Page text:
Hawaiian Bread Pudding

To be honest, I’d never had bread pudding before this one.  Just the name of the dessert itself did not sound very appetizing to me.  Mushy, wet bread for a dessert?  I’d rather spend my calories on something with chocolate, right?

Little did I know that it is rich and decadent in its own right.  Bread pudding also takes on the flavor of anything you put into it.  This recipe calls for apple pie filling, but you can use other fruit flavors if you want.  You can omit that part altogether if you want.

I just love the golden raisins too.  Although I’m not sure how those renegade dark ones got mixed in.  It’s all good though!  I think that the secret ingredient, which is not really secret because it’s the main ingredient, is…….the bread. The sweet Hawaiian bread is good enough to just eat alone.  Can you imagine that used in this way?  Just Heavenly!

This recipe really isn’t complete without a nice scoop (or two) of vanilla ice cream on top too.  The contrast of cold and creamy with warm and gooey are just in perfect alignment.


Hawaiian Bread Pudding

1 round loaf King’s Hawaiian bread

½ cup butter (1 stick)

2 cup milk

1 cup sugar

5 eggs, beaten

1 can Comstock apple pie filling

1 cup raisins


Preheat oven to 350°.  Grease 9×13 inch pan.

Cut bread into small pieces and arrange in pan.  Spread apple pie filling over bread.  Sprinkle with raisins.  Heat milk, sugar and butter until melted, medium heat (do not boil), then let it cool.  Add beaten eggs to the milk mixture and pour over the bread.  Sprinkle with cinnamon.

Bake for 30 minutes, or until cooked through and firm.

Enjoy warm with vanilla ice cream on top.

Oatmeal Raisin Cookies

I was under the gun to bake something for my son’s teacher, whose birthday is this week.  I didn’t have much in the way of ingredients, but I did have lots of those mini boxes of raisins that I put in my kids’ lunch boxes, so they ended up here and not in my kids’ lunch.

I hope the teacher appreciates the sacrifice of my children!



As always, get your dry ingredients together.  I know lots of  people will tell you to sift, but I just can’t be bothered.  I just take out a wisk and get the lumps out and everything incorporated.  It does the same thing as sifting.



Every cookie’s gotta start with sugar, butter and eggs.  Mix until light and fluffy.



Add in the dry ingredients and the oats last.  That way, the oats don’t get too crumbly.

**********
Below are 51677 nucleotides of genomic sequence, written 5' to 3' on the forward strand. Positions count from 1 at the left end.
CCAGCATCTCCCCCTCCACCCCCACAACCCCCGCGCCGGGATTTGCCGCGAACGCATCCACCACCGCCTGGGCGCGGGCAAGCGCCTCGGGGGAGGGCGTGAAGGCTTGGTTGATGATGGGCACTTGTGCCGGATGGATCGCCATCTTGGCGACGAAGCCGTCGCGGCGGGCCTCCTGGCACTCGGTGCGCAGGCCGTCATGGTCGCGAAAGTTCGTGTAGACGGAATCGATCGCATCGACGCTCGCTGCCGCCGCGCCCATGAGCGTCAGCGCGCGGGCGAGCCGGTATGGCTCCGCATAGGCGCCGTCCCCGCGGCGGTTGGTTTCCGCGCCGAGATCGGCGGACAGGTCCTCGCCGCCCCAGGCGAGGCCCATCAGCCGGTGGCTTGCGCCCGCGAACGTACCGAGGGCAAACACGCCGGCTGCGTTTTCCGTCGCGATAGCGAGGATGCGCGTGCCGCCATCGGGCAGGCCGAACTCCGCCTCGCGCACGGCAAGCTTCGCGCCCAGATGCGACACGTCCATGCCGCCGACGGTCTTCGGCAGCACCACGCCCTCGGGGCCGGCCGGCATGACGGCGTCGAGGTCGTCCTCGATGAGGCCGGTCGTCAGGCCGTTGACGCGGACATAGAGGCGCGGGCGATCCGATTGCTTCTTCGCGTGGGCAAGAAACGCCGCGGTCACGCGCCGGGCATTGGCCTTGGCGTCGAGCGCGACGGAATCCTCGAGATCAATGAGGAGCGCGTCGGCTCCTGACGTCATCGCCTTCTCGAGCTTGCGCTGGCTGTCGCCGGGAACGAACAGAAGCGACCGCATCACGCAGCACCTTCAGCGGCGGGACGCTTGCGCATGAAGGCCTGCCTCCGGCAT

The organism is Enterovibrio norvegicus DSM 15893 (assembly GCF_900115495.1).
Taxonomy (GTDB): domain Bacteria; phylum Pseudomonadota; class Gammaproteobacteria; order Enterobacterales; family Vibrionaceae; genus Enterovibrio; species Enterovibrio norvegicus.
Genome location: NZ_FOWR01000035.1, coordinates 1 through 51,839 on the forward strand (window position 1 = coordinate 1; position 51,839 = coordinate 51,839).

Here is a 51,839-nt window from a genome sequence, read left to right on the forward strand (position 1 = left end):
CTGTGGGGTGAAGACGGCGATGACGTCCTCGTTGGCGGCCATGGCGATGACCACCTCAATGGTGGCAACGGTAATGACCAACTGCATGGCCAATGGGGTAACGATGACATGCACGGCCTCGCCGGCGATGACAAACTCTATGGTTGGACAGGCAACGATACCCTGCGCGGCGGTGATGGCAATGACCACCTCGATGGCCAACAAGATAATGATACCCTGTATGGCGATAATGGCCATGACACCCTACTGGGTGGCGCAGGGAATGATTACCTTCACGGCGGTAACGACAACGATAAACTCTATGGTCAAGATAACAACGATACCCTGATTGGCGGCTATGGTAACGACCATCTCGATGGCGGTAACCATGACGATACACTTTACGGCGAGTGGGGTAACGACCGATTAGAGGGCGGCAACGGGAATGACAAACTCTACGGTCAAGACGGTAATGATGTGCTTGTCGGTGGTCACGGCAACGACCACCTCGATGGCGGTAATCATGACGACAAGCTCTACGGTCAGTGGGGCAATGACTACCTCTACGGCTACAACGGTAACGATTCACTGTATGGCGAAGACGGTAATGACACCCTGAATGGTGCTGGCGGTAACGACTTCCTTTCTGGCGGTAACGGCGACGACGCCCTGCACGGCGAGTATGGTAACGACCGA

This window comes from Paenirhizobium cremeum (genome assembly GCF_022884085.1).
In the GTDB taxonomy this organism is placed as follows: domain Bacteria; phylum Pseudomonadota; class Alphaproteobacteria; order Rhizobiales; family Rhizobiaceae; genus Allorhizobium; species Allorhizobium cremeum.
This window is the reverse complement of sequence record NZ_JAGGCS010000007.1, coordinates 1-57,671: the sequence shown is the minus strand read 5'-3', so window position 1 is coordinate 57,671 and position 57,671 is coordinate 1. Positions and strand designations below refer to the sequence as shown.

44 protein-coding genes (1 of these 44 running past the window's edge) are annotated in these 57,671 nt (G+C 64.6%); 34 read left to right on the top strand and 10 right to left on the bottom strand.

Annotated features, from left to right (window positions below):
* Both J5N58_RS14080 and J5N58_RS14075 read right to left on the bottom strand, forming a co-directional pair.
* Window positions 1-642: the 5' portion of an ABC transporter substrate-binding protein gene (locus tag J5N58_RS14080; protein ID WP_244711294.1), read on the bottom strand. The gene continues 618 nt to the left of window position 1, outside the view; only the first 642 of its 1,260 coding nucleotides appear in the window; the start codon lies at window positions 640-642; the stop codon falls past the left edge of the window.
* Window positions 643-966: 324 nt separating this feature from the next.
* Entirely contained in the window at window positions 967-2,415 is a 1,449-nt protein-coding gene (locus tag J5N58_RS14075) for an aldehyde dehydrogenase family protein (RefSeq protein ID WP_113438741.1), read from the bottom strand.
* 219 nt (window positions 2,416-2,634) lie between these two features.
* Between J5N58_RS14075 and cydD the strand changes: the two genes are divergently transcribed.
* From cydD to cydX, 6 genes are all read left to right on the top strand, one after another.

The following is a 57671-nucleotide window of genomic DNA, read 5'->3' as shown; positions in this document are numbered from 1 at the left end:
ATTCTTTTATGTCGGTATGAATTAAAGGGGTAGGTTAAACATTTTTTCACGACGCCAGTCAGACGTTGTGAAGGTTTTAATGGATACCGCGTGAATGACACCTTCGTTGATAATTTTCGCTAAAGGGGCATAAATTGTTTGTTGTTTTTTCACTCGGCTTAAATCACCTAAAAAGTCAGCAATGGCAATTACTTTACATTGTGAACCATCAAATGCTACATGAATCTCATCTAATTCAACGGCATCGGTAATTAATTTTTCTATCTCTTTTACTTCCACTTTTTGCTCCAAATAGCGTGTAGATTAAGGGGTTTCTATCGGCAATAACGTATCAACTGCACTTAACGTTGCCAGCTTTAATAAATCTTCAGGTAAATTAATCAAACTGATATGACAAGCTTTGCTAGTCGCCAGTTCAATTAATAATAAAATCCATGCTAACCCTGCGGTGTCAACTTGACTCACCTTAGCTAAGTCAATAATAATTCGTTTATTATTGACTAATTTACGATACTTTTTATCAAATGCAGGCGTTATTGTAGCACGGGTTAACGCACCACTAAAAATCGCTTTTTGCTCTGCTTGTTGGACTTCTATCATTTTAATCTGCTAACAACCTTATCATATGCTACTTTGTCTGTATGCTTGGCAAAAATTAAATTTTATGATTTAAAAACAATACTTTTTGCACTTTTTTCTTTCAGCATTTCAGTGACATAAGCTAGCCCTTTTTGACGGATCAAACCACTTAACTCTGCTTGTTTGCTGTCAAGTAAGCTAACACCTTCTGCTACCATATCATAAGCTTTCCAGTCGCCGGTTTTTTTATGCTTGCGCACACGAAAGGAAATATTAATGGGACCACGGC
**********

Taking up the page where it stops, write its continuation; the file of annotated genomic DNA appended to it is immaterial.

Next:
An oatmeal raisin cookie isn’t an oatmeal raisin cookie without raisins.  So add those in last.



The standard size ice cream scooper I like to use is a size 30 scoop.  The number means how many scoops you will get out of a gallon of ice cream.

With cookies, it’s really important to get all of the them the same size, so they bake evenly.

You probably knew that already, but sometimes I like to give too much information, so there you go!



These were a lovely rich cookie with a nice chew, but not too chewy.  They’re best warm out of the oven, but then again isn’t everything better fresh out of the oven?


Oatmeal Raisin Cookies

adapted from annieseats.com

1 cup butter, softened
1 ½ cups light brown sugar, packed
½ cup granulated sugar
2 eggs
1 tsp. vanilla extract
1 ¾ cups flour
1 tsp. baking soda
½ tsp. salt
1 ½ tsp. cinnamon
¼ tsp. nutmeg
3 cups rolled oats
1 cup raisins

Preheat oven to 350°.

In a large bowl beat butter, brown sugar, granulated sugar, eggs and vanilla with a hand held mixer until well blended. In a medium bowl combine flour, baking soda, salt, cinnamon and nutmeg. Add dry ingredients to butter mixture, stirring until just combined.

Fold in rolled oats, raisin and walnuts (if desired). You can drop dough by rounded teaspoons about 2 inches apart onto a cookie sheet. I used a size 30 ice cream scoop for mine.  The number of the scoop refers to how many scoops you’ll get per quart. On my scoop, the number is stamped on the scraper.

Bake for 15 minutes or until edges are lightly browned. Cool 2 minutes and remove to wire rack to cool completely.

Yield: 3 dozen cookies with a #30 scoop.